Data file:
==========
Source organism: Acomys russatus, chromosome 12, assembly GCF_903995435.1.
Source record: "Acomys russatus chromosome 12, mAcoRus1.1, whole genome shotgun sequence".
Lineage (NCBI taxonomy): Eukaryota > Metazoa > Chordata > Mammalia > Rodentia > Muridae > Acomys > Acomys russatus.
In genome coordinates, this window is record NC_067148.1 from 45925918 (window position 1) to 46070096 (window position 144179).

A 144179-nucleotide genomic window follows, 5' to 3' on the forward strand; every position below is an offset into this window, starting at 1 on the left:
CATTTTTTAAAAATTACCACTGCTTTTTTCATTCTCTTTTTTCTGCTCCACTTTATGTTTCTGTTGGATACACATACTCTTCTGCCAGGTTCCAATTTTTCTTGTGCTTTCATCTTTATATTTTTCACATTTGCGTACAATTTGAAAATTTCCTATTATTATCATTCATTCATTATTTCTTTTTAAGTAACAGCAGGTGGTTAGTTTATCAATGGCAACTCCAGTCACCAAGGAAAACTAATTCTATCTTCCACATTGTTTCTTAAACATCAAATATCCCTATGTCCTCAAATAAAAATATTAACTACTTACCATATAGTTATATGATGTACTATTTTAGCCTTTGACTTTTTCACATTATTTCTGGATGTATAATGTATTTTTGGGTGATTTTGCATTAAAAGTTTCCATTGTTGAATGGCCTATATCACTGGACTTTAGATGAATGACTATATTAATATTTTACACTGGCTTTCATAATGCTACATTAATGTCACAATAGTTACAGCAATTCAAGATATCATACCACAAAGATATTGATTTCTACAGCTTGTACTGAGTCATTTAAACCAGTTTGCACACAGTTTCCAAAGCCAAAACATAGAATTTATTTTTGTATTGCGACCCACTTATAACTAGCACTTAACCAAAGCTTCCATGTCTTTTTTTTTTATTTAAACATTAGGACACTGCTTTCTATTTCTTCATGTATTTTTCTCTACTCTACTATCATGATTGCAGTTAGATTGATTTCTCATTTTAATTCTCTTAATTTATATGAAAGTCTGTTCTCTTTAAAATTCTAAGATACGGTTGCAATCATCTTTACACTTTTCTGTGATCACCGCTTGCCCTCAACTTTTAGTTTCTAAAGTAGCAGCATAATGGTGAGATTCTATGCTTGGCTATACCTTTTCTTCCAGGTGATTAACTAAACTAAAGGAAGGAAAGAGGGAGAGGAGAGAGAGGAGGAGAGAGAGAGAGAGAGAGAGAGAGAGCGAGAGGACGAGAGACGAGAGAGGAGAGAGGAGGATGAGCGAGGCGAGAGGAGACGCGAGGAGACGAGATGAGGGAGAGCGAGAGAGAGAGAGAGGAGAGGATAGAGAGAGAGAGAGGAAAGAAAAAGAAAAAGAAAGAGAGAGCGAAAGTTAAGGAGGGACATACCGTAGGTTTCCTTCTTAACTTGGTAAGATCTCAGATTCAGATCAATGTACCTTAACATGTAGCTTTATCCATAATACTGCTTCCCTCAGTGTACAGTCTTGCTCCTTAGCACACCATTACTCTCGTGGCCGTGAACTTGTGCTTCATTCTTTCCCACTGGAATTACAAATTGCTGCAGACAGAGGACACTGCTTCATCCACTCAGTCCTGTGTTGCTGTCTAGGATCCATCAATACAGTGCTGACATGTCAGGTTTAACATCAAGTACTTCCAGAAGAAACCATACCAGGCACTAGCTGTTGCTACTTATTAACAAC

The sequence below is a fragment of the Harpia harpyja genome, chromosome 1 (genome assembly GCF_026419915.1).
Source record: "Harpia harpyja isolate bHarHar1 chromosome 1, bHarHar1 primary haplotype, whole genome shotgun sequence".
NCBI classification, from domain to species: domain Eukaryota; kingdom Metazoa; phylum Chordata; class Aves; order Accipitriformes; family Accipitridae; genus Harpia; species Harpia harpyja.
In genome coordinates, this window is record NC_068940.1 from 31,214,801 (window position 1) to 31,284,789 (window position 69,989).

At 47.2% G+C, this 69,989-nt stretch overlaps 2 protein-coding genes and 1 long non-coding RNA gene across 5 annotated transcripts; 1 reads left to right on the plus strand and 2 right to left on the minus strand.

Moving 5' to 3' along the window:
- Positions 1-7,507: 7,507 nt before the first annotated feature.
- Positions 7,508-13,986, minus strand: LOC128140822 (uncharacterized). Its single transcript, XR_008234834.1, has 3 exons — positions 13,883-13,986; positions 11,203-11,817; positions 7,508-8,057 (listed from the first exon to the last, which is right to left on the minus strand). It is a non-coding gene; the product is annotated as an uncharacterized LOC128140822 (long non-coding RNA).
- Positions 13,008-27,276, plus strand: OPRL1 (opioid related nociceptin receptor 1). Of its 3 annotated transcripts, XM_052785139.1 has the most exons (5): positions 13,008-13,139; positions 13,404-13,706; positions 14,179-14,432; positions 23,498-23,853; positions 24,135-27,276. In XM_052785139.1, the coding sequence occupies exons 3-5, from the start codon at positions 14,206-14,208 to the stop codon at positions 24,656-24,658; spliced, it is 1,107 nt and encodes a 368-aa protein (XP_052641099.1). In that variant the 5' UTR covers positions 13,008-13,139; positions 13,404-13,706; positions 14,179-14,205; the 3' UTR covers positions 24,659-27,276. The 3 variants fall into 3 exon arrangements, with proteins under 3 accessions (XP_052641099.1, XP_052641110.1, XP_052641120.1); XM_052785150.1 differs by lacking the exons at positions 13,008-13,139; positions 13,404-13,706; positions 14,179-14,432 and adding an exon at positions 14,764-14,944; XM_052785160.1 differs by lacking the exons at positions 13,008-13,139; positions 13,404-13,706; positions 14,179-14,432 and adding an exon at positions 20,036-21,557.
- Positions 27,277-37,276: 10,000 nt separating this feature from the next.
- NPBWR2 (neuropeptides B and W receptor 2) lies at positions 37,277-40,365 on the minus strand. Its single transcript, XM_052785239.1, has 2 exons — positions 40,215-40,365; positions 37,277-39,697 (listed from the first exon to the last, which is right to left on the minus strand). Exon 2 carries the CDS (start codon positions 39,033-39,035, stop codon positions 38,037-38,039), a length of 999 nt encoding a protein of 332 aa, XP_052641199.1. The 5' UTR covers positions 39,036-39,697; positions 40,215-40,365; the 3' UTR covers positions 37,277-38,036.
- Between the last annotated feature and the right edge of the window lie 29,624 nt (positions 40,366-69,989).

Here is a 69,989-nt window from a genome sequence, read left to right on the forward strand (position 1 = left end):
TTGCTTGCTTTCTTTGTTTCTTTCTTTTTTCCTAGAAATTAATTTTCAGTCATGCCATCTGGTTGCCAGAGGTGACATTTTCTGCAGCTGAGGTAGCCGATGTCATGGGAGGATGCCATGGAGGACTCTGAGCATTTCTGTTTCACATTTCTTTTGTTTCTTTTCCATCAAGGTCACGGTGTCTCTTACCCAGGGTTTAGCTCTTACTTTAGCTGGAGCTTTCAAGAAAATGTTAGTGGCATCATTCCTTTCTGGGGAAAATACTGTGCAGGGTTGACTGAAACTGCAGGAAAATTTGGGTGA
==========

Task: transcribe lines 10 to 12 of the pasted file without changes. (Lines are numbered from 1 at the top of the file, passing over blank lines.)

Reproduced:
In genome coordinates, this window is record NC_068940.1 from 31,214,801 (window position 1) to 31,284,789 (window position 69,989).

At 47.2% G+C, this 69,989-nt stretch overlaps 2 protein-coding genes and 1 long non-coding RNA gene across 5 annotated transcripts; 1 reads left to right on the plus strand and 2 right to left on the minus strand.

Moving 5' to 3' along the window: